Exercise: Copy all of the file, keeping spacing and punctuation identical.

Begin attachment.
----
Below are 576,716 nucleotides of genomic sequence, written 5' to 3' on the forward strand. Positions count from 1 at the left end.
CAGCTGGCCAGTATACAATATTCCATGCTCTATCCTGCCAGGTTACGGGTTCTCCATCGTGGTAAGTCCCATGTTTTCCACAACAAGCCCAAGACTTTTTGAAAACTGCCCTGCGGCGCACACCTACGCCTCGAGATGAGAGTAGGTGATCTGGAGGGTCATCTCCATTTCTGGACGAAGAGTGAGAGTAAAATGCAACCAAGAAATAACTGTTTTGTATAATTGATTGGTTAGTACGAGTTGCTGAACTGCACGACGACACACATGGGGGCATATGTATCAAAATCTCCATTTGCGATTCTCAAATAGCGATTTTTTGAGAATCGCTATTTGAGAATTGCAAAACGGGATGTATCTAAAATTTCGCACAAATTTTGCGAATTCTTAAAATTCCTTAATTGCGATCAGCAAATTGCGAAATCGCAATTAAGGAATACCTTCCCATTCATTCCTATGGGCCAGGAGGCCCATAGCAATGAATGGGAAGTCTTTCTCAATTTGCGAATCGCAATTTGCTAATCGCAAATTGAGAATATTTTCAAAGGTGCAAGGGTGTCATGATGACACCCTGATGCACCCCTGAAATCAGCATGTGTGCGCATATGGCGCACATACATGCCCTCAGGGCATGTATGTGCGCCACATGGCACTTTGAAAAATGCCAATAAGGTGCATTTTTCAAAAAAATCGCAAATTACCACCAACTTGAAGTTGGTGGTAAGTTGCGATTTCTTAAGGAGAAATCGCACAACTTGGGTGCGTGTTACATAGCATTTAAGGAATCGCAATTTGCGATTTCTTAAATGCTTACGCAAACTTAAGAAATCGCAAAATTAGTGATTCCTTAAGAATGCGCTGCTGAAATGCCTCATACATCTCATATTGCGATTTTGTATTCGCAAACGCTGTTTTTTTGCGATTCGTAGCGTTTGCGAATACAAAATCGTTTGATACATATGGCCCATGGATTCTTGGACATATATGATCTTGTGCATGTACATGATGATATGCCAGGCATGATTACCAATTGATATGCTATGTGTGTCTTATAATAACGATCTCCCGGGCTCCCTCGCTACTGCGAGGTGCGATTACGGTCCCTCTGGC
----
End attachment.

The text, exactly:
Below are 576,716 nucleotides of genomic sequence, written 5' to 3' on the forward strand. Positions count from 1 at the left end.
CAGCTGGCCAGTATACAATATTCCATGCTCTATCCTGCCAGGTTACGGGTTCTCCATCGTGGTAAGTCCCATGTTTTCCACAACAAGCCCAAGACTTTTTGAAAACTGCCCTGCGGCGCACACCTACGCCTCGAGATGAGAGTAGGTGATCTGGAGGGTCATCTCCATTTCTGGACGAAGAGTGAGAGTAAAATGCAACCAAGAAATAACTGTTTTGTATAATTGATTGGTTAGTACGAGTTGCTGAACTGCACGACGACACACATGGGGGCATATGTATCAAAATCTCCATTTGCGATTCTCAAATAGCGATTTTTTGAGAATCGCTATTTGAGAATTGCAAAACGGGATGTATCTAAAATTTCGCACAAATTTTGCGAATTCTTAAAATTCCTTAATTGCGATCAGCAAATTGCGAAATCGCAATTAAGGAATACCTTCCCATTCATTCCTATGGGCCAGGAGGCCCATAGCAATGAATGGGAAGTCTTTCTCAATTTGCGAATCGCAATTTGCTAATCGCAAATTGAGAATATTTTCAAAGGTGCAAGGGTGTCATGATGACACCCTGATGCACCCCTGAAATCAGCATGTGTGCGCATATGGCGCACATACATGCCCTCAGGGCATGTATGTGCGCCACATGGCACTTTGAAAAATGCCAATAAGGTGCATTTTTCAAAAAAATCGCAAATTACCACCAACTTGAAGTTGGTGGTAAGTTGCGATTTCTTAAGGAGAAATCGCACAACTTGGGTGCGTGTTACATAGCATTTAAGGAATCGCAATTTGCGATTTCTTAAATGCTTACGCAAACTTAAGAAATCGCAAAATTAGTGATTCCTTAAGAATGCGCTGCTGAAATGCCTCATACATCTCATATTGCGATTTTGTATTCGCAAACGCTGTTTTTTTGCGATTCGTAGCGTTTGCGAATACAAAATCGTTTGATACATATGGCCCATGGATTCTTGGACATATATGATCTTGTGCATGTACATGATGATATGCCAGGCATGATTACCAATTGATATGCTATGTGTGTCTTATAATAACGATCTCCCGGGCTCCCTCGCTACTGCGAGGTGCGATTACGGTCCCTCTGGC